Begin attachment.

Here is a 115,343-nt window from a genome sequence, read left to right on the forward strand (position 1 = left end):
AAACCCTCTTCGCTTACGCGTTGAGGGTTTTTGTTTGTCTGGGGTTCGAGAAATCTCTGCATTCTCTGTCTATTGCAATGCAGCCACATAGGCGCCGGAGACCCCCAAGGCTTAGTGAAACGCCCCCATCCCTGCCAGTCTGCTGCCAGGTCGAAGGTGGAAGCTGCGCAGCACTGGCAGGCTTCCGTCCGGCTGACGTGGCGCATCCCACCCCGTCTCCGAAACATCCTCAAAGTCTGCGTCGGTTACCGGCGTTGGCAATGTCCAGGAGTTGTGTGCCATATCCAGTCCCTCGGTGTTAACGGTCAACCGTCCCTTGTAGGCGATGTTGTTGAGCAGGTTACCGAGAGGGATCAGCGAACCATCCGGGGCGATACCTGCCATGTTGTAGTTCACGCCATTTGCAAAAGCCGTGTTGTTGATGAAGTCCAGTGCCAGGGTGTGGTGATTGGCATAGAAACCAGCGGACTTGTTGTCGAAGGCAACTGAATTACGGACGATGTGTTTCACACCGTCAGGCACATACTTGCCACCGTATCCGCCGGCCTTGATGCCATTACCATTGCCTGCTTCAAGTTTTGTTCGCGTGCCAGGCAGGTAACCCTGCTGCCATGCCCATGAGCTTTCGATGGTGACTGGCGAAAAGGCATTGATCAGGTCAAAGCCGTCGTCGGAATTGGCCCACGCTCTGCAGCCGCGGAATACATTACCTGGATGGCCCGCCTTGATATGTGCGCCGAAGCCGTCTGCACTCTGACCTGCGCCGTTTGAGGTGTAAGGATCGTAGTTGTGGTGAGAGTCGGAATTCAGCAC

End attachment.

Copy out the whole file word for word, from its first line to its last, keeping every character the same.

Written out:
Here is a 115,343-nt window from a genome sequence, read left to right on the forward strand (position 1 = left end):
AAACCCTCTTCGCTTACGCGTTGAGGGTTTTTGTTTGTCTGGGGTTCGAGAAATCTCTGCATTCTCTGTCTATTGCAATGCAGCCACATAGGCGCCGGAGACCCCCAAGGCTTAGTGAAACGCCCCCATCCCTGCCAGTCTGCTGCCAGGTCGAAGGTGGAAGCTGCGCAGCACTGGCAGGCTTCCGTCCGGCTGACGTGGCGCATCCCACCCCGTCTCCGAAACATCCTCAAAGTCTGCGTCGGTTACCGGCGTTGGCAATGTCCAGGAGTTGTGTGCCATATCCAGTCCCTCGGTGTTAACGGTCAACCGTCCCTTGTAGGCGATGTTGTTGAGCAGGTTACCGAGAGGGATCAGCGAACCATCCGGGGCGATACCTGCCATGTTGTAGTTCACGCCATTTGCAAAAGCCGTGTTGTTGATGAAGTCCAGTGCCAGGGTGTGGTGATTGGCATAGAAACCAGCGGACTTGTTGTCGAAGGCAACTGAATTACGGACGATGTGTTTCACACCGTCAGGCACATACTTGCCACCGTATCCGCCGGCCTTGATGCCATTACCATTGCCTGCTTCAAGTTTTGTTCGCGTGCCAGGCAGGTAACCCTGCTGCCATGCCCATGAGCTTTCGATGGTGACTGGCGAAAAGGCATTGATCAGGTCAAAGCCGTCGTCGGAATTGGCCCACGCTCTGCAGCCGCGGAATACATTACCTGGATGGCCCGCCTTGATATGTGCGCCGAAGCCGTCTGCACTCTGACCTGCGCCGTTTGAGGTGTAAGGATCGTAGTTGTGGTGAGAGTCGGAATTCAGCAC